Farmers markets can even help create a place for people to gather and revitalize a community and give an economic boost to existing businesses and inspire new merchants to open.

In writing a how-to case study about Michigan Farmers Market for the Michigan Municipal League, I got the chance this summer to visit about 30 markets across our great state. I saw thousands of people pack into the new location for the Flint Farmers Market to great fanfare for its grand opening in downtown on June 21. I smelled the yummy salsa dish a woman was preparing for her church fundraiser at the Dansville Farmers Market. I saw a man holding a rooster in Birmingham, a robotics team in Grand Blanc, violinists performing in East Lansing and Traverse City, and Spanish mackerel on sale at the new Downtown Market in Grand Rapids.

 

I’ve always enjoyed going to farmers markets but the sights and sounds I experienced in my market tour this summer were truly inspirational, exciting and simply fun. While I saw many successful markets, I did experience some that seemed to need a shot in the arm. I also attempted to go to a couple markets that I eventually learned are no longer in operation.

 

So what makes one market flourish as another withers on the vine?

 

The success or failure of a market can come down to three words: Relationships, relationships, relationships, said Dru Montri, director of the Michigan Farmers Market Association, an East Lansing-based non-profit organization that tracks and provides support to farmers markets throughout the state.

 

Montri said the 320 farmers markets in their data base this year is a record high since the association formed and starting tracking farmers markets in 2006. While some close each year many more open.

 

“Farmers markets are based on relationships,” Montri explained. “That’s the best thing about markets, and it can also be the most challenging aspect of markets. It’s relationships between farmers themselves, relationships between vendors and the market management, relationships between the market manager and sponsors and relationships between vendors and shoppers. All of those are very, very important. People love farmers markets because of that. People love going and talking to vendors about how things are grown.”

 

But Montri said when relationships sour that can impact everything in a market. A successful market will have strong leaders who can forge good relationships on all levels. She suggests a market have a board of directors or advisory team to oversee it.

Montri said the number of farmers markets in Michigan have doubled since 2006 for several reasons.

 

Those reasons include an increase in consumer interest about where and how their food is made and processed; a growing awareness among community leaders about the value a farmers market can have in economic development and creating a sense of place and community in their town; and a desire by farmers and vendors in direct marketing options, which tend to be more profitable.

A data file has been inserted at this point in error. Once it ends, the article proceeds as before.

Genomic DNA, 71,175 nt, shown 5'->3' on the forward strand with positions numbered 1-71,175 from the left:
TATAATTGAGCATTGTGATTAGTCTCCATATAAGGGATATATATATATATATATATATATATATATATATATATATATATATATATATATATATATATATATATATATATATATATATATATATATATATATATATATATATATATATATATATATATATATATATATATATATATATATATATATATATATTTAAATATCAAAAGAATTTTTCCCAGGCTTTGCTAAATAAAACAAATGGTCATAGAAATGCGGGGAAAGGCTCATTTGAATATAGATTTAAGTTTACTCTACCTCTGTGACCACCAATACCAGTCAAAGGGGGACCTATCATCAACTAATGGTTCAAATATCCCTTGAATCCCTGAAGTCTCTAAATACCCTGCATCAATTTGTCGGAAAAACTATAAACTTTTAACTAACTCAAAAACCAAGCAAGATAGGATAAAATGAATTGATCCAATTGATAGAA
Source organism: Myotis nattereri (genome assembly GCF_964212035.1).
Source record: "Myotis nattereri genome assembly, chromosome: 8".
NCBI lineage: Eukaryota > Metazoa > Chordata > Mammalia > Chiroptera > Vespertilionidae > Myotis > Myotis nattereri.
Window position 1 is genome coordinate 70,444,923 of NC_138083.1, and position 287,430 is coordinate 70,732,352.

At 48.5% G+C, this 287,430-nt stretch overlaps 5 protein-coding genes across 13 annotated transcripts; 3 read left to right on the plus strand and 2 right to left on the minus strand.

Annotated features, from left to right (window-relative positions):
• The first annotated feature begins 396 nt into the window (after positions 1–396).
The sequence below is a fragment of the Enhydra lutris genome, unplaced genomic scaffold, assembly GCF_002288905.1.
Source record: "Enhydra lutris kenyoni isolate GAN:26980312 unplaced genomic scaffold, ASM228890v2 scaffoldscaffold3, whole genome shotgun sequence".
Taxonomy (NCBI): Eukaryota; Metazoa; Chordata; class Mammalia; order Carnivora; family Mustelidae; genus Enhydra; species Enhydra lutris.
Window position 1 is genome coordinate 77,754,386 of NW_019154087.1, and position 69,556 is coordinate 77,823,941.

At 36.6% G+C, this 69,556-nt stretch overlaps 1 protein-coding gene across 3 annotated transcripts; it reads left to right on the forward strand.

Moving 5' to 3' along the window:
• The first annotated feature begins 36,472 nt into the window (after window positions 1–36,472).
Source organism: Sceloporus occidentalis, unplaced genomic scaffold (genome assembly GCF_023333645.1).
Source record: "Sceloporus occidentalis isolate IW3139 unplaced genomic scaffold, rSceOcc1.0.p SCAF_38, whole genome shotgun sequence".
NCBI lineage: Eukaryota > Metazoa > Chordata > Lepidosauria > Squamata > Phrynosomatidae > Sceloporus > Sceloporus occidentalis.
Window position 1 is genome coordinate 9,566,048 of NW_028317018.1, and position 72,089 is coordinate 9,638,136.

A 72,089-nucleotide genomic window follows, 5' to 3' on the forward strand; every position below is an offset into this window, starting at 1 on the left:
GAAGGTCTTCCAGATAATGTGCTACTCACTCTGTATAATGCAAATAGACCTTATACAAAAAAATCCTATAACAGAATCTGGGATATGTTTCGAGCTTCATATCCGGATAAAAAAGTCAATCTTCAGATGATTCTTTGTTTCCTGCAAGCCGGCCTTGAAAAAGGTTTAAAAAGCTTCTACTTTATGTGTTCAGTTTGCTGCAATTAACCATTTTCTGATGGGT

She believes the number of markets will continue to grow for the foreseeable future, especially as more markets start to offer financial assistance programs to those in need, such as the acceptance of SNAP Bridge Cards and related services.

 

“There is such a large number of consumers who haven’t even yet considered shopping at farmers markets,” Montri said. “As long as we have the potential to bring more people into farmers markets, we have the opportunity to expand the number of markets. As long as we are strategic about growth, we can avoid these saturation points. But, starting a market a mile away from an existing market on the same day of the week, for example, can cause over saturation.”

 

This post and related case study was written by Matt Bach, director of media relations for the Michigan Municipal League. He can be reached at mbach@mml.org.

 

The Michigan Municipal league is doing a series of case studies or how-to reports about placemaking activities taking place throughout the Great Lakes State. The League recently completed an in-depth look at the state’s rapidly growing farmers market movement. In doing the study, the League visited about 40 of the 300-plus markets in Michigan. We were fortunate to be able to attend the opening day of the newly relocated Flint Farmers Market in Downtown Flint. The place was packed as you can tell from these many images.

For all the markets visited, we took photos and are posting them here on flickr so that the world can see the important role that farmers markets can play in making vibrant communities. Feel free to use any of these photos, we just ask that credit be given like this: flickr photo/Michigan Municipal League, mml.org.